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From elton sky <eltonsky9...@gmail.com>
Subject Re: Why single thread for HDFS?
Date Wed, 07 Jul 2010 02:10:10 GMT

Seems HP has done block based parallel reading from different datanodes.
Though not from disk level, they achieve 4Gb/s rate with 9 readers (500Mb/s
I didn't see anywhere I can download their code to play around, pity~

BTW, can we specify which disk to read from with Java?

On Wed, Jul 7, 2010 at 1:30 AM, Steve Loughran <stevel@apache.org> wrote:

> Michael Segel wrote:
>> Uhm...
>> That's not really true. It gets a bit more complicated than that.
>> If you're talking about M/R jobs, you don't want to do threads in your
>> map() routine, while this is possible, its going to be really hard to
>> justify the extra parallelism along with the need to wait for all of the
>> threads to complete before you can end the map() method.
>> If you're talking about a way to copy files from one cluster to another...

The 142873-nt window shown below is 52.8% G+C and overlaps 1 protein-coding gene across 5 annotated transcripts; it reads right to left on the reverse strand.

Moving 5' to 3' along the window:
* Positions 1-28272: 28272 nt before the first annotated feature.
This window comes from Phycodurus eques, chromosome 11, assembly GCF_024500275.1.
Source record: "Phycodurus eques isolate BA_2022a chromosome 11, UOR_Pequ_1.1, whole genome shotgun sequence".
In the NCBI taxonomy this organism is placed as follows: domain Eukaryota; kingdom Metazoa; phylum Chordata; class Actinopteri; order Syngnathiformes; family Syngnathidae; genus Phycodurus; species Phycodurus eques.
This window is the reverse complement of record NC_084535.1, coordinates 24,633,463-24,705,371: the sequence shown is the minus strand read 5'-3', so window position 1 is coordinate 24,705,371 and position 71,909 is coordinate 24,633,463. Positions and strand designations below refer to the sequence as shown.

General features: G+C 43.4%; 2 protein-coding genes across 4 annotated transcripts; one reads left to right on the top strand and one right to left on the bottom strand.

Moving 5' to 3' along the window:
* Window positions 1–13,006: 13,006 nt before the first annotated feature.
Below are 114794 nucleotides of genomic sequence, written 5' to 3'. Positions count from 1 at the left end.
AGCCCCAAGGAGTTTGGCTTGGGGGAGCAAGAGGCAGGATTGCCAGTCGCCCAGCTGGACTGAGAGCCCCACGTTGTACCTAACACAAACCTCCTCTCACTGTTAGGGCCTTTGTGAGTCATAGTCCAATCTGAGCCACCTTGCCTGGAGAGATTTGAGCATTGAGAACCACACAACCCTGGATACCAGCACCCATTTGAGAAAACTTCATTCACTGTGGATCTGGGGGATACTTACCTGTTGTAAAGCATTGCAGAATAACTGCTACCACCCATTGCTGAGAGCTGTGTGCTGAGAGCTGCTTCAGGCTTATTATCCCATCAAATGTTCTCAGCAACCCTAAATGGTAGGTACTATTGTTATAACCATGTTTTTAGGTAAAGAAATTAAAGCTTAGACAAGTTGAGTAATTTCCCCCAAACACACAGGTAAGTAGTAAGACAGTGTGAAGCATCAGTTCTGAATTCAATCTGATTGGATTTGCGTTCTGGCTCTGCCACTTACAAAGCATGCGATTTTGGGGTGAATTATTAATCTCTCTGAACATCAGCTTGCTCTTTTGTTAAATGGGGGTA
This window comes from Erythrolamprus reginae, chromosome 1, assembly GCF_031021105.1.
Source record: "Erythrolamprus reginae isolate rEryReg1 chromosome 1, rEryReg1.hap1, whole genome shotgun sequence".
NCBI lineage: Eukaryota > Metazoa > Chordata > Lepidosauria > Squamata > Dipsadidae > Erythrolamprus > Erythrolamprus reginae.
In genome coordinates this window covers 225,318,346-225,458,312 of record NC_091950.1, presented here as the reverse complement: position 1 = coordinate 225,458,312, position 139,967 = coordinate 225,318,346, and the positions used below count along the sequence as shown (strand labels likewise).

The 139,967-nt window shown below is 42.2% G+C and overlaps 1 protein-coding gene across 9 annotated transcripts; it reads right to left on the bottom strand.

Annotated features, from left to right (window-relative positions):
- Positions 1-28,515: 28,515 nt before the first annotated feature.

>> in hadoop... you can find out the block lists that make up the file. As long
>> as the file is static, meaning no one is writing/spliting/compacting the
>> file, you could copy it. Here being multi threaded could work. You'd have
>> one thread per block that will read from one machine, and then write
>> directly to the other. Of course you'll need to figure out where to write
>> the block, or rather tie in to HDFS.
> There's a paper by Russ Perry using HDFS as a filestore for raster
> processing, where he modified DfsClient to get all the locations of a file,
> and let the caller decide where to read blocks from.
> http://www.hpl.hp.com/techreports/2009/HPL-2009-345.html
> the advantage of this is that the caller can do the striping across
> machines, keep every server busy by asking for files from each of them. Of
> course, this ignores the trend to many-HDD servers; DfsClient can't
> currently see which physical disk a file is on, which you'd need if the
> client wanted to keep every disk on every server busy during a big read

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